We now live in a world where huge levels of communication happen online. If you need to ask someone a question, how often do you physically go and talk to them or pick up the phone? As opposed to emailing, texting or messaging via various apps?
As a more traditional and slightly more mature man, this sometimes irks me. Don’t get me wrong, I’m on LinkedIn and am a fan of the emoji. However, I also like to talk to people in a manner where I can hear their actual voice!
Of course, it’s not just social media. Much communication goes on within companies on a day-to-day basis, and much of it by email. It’s easier to sit there and type, and everyone has a nice audit trial. However, it also means that important messages can get lost in the immense traffic. If you’re emailing staff about your benefits, particularly your pension scheme, it can be extraordinarily difficult to get your message across successfully. For many employers, the workplace pension scheme is their largest cost after salaries, but it’s notoriously difficult to get staff to engage with it.
All of that said, there are some very good reasons why we rush to digital communications:
- Trend – it’s the modern, popular way to communicate
- Reach – the sheer number of people you can speak to is huge
- Cost – it’s a low-cost way to reach a lot of people
- Speed – you can get to your audience very quickly
Harnessing the power of face-to-face communications
I read an article the other day that said a face-to-face request was 34 times as likely to be successful than an email. People respond to people; a human action gets a human reaction. So, what is it about face-to-face communication that’s so important and valuable?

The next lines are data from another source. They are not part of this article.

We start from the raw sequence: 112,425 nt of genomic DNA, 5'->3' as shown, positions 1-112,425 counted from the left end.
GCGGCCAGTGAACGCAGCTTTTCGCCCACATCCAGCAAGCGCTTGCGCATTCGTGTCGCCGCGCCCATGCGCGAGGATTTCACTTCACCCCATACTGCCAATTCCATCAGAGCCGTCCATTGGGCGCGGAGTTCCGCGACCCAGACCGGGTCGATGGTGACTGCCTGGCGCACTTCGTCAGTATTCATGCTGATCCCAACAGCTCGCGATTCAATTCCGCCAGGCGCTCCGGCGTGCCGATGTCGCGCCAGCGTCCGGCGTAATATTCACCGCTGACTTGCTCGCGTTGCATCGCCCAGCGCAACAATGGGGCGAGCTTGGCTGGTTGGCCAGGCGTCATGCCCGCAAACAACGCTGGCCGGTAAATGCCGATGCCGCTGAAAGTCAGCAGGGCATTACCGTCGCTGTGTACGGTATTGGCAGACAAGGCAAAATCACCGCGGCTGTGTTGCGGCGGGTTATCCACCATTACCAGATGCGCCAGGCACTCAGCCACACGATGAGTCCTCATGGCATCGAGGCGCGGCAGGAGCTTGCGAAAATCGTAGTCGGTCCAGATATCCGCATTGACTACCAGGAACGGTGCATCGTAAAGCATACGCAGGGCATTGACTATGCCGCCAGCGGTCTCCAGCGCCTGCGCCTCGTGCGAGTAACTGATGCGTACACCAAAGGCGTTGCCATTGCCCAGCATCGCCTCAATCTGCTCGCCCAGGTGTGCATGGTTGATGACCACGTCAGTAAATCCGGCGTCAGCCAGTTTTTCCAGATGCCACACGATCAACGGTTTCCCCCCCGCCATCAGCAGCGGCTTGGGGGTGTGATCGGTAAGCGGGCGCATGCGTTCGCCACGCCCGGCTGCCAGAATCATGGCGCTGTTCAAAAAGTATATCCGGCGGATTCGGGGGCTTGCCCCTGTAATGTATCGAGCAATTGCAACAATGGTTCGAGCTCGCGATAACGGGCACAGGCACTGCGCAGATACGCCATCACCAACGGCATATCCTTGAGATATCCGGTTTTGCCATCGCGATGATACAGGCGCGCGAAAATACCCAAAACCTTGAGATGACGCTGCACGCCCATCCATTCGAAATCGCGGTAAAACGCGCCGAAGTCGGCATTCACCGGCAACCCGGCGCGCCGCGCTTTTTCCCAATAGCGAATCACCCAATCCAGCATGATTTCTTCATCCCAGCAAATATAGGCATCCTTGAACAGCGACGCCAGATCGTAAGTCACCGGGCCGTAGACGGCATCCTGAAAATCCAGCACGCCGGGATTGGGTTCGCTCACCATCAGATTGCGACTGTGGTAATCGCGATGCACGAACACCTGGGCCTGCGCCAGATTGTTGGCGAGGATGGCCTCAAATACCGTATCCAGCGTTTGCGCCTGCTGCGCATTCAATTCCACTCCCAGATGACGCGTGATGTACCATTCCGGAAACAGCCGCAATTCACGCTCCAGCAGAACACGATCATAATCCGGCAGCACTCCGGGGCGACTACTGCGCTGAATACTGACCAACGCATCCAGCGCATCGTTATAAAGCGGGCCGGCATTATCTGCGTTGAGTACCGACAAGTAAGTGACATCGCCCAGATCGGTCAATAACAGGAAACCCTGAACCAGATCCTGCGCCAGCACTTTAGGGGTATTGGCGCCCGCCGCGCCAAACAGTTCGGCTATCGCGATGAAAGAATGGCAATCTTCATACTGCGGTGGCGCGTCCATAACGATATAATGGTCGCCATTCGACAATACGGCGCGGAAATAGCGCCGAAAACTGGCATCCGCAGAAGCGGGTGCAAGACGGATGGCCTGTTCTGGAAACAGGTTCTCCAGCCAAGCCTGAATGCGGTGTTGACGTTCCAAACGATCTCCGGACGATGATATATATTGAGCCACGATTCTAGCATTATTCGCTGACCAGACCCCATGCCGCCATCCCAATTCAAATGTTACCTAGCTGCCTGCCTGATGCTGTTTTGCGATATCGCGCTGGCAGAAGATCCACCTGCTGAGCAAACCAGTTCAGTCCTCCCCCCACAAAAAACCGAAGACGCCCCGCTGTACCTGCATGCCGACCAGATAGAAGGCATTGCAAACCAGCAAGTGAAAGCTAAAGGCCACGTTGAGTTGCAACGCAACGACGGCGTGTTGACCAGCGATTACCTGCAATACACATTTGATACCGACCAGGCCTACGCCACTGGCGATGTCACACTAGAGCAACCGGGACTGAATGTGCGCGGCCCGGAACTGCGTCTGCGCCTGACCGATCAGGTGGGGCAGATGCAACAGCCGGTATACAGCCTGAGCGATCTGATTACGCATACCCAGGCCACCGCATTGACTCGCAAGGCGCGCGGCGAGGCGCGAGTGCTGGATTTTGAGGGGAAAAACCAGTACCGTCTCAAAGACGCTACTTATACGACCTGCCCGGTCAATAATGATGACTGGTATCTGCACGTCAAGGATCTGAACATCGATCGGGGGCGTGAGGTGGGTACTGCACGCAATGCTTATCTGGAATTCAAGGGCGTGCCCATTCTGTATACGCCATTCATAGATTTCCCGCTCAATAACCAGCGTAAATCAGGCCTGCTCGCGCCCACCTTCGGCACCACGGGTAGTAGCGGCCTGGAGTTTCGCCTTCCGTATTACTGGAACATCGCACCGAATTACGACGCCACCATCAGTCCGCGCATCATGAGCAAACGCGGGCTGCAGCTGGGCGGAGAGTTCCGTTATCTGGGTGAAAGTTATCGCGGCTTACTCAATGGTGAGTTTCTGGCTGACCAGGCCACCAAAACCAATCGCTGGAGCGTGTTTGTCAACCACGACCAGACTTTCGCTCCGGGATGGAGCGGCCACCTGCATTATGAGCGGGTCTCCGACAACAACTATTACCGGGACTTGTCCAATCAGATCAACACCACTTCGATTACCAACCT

- Build trust: we often call it ‘rapport building’ (what a horrible phrase), but having an actual conversation, and exchanging ideas or experiences helps people build relationships and trust.
- Increased engagement: it’s far harder for someone to get distracted in a meeting; you normally have most of their attention (one-to-one, you’d hope to have 99% of it!)
- Non-verbal cues: when you’re in front of someone you can gauge much quicker whether they understand what you’re talking about, if they’re enjoying talking to you, if they want to talk for longer etc.
- Override misunderstandings: when you email someone they can read things the wrong way. Face-to-face you know the second you have lost someone (whether that’s misunderstanding, interest, or complexity). You can then rectify that situation immediately.
The complexities of pensions and financial planning
If you expect someone to make a financial decision, you must have their full attention, they must trust you to handle their money and should understand the action they’re undertaking. In terms of your workplace pension scheme, employees are not likely to proactively make decisions about how much to pay in or where to invest, if there are any misunderstandings.
This is why face-to-face trumps all other methods of communication when it comes to pensions. Group presentations can effectively deliver the overall message of what the scheme is and how it works. The group sessions can then be followed by one-to-one meetings, where an employee can ask all their confidential questions and talk about how it works for them in the context of their own financial journey. It also helps if people can pick up the phone and speak to a specialist. People procrastinate and think of questions after a meeting; give them the means to have those queries answered.
I need to stress that I’m not suggesting digital communications are a bad thing. There’s room for all tools in any communications programme, and digital platforms are extremely useful for timely updates, advertising presentations or meetings, reminding people about joining deadlines etc. Never mind the fact that a pension scheme website is without doubt the best means of hosting the huge amount of information involved, particularly investment fund information and calculators.
So use all the tools in your armoury to engage your employees in their benefits, but remember that sometimes the most traditional forms of communication can be the most effective.
This article was originally published on the REBA website – 4 September 2017